I finished my Ph.D. recently and I am about to submit my thesis but I have copied a few lines from the discussion and results from my own papers. Will it be considered plagiarism? Can I exclude my papers while running Ithenticate software or should I contact springer nature and ask for permission? Please let me know if I need to quote text copied from my paper.
I quote Springer's policy about how author should reuses their own articles in their thesis. You may check it yourself.
"Authors have the right to reuse their article’s Version of Record, in whole or in part, in their own thesis. Additionally, they may reproduce and make available their thesis, including Springer Nature content, as required by their awarding academic institution. Authors must properly cite the published article in their thesis according to current citation standards. Material from: 'AUTHOR, TITLE, JOURNAL TITLE, published [YEAR], [publisher - as it appears on our copyright page]’ "
Apparently the copyright of the earlier work is held by Springer (or another). That implies that you need to treat the work like any other copyrighted work, though you hold a certain license from them for certain uses (typical case). You need to abide by that license.
You would be best to quote and cite the earlier work, which I can't see as being a problem in a dissertation. Straight up copying with no indication that it is copied could be seen by those judging your thesis as improper self plagiarism.
Note that copyright and plagiarism are distinct. The former is governed by (usually civil) law and the latter usually only by custom (with some exceptions unlikely to apply to self plagiarism).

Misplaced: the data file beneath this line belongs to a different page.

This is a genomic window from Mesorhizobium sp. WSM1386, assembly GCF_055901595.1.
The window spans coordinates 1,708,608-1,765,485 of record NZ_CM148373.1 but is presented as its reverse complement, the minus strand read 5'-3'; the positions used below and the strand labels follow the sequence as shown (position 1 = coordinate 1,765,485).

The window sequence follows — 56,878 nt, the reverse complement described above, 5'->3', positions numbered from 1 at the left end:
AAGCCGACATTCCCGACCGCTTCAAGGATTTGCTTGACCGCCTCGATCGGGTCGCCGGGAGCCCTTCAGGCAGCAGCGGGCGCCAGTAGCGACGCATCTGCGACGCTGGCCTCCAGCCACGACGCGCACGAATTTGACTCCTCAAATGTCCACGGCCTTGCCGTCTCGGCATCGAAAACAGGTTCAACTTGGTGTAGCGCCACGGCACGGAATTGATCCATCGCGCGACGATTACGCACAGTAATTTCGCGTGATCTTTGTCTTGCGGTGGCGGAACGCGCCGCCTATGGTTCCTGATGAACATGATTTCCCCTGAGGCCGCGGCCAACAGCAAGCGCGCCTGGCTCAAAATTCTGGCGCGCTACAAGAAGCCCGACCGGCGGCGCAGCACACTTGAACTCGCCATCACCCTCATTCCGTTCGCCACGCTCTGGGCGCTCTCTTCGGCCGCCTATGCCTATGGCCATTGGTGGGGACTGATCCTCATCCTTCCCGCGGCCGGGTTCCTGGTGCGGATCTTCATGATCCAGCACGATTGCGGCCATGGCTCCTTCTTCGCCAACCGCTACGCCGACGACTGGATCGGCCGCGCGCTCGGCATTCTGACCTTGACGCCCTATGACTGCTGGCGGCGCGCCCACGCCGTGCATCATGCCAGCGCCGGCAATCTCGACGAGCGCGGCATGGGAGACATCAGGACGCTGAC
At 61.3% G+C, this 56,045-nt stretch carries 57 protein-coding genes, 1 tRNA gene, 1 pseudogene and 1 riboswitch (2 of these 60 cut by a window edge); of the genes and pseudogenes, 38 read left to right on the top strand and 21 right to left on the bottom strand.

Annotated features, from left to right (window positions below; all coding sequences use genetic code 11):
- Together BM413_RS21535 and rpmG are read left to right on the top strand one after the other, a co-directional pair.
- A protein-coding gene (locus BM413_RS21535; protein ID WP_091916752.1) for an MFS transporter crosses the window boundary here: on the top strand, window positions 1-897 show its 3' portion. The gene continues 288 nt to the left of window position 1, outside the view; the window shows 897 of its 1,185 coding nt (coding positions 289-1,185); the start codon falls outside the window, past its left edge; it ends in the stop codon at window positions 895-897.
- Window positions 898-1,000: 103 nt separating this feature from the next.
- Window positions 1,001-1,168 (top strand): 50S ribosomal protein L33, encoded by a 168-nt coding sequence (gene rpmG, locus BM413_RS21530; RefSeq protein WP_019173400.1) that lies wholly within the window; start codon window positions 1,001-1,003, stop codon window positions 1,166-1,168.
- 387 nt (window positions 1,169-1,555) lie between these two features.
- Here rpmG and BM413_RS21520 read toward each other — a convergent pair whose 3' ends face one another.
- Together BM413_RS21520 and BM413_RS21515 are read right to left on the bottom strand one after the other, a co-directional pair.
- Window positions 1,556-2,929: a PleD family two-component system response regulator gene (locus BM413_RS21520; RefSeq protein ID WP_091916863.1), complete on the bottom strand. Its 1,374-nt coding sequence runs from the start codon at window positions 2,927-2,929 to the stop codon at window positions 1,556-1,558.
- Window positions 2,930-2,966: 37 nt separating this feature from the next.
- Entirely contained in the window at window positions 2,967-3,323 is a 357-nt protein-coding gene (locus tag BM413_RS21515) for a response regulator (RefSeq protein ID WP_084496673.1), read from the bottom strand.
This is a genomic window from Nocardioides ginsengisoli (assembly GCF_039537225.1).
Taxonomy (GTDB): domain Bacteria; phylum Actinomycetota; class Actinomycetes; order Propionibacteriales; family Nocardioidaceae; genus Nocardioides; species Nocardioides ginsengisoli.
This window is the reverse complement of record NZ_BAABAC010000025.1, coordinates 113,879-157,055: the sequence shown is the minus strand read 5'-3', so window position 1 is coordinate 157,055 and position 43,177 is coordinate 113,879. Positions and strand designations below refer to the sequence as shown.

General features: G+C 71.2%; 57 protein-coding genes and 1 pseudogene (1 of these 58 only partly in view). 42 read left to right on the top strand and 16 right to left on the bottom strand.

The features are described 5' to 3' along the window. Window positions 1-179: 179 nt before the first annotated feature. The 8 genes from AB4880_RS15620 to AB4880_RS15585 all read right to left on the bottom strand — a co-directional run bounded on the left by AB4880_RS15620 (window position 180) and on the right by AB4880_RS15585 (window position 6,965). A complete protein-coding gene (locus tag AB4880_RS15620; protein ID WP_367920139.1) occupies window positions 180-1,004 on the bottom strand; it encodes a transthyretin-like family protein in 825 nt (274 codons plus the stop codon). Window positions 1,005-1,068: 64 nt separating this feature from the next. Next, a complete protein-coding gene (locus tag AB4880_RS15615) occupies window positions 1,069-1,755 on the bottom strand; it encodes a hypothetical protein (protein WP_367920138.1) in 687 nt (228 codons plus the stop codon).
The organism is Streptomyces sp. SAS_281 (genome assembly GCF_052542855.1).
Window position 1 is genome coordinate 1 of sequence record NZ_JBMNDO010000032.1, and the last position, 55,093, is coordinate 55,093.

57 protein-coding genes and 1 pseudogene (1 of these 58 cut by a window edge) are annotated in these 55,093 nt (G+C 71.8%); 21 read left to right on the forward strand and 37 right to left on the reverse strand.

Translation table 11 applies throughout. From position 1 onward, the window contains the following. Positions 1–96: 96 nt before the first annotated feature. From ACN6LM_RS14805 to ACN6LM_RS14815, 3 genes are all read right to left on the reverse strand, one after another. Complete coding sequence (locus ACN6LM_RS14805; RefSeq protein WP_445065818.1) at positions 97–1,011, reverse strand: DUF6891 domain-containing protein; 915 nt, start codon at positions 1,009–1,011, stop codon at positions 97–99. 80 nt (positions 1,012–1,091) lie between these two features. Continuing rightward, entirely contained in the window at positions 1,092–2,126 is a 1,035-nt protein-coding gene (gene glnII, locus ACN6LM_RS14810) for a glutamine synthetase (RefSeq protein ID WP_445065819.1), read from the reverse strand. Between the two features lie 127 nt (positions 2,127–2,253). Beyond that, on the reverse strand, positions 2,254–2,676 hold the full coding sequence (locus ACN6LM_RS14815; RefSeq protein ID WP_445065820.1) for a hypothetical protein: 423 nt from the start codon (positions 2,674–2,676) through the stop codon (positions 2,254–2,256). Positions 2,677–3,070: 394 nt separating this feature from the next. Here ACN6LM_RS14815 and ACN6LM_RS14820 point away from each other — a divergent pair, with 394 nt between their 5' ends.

The license from the copyright holder is probably generous enough that you can quote and cite longer passages than you could from the work of another but that doesn't solve the (self)plagiarism issue.
Note that self plagiarism is an issue because reader of a scholarly text wants the complete context of the ideas to be readily available. Some of that context is only in the earlier papers, so you want to keep in clean and clear.
Caveat: I'm assuming that the "few lines" contain significant information pertinent to the conclusions. A few lines of "filler" not essential to the whole is probably inconsequential.
It is technically plagiarism but not of the type that will get you in serious trouble. They are your words, after all. But you can very simply mitigate this - just quote yourself and cite the paper. Or, rephrase it. The rule is in place to prevent one from appropriating others’ work as their own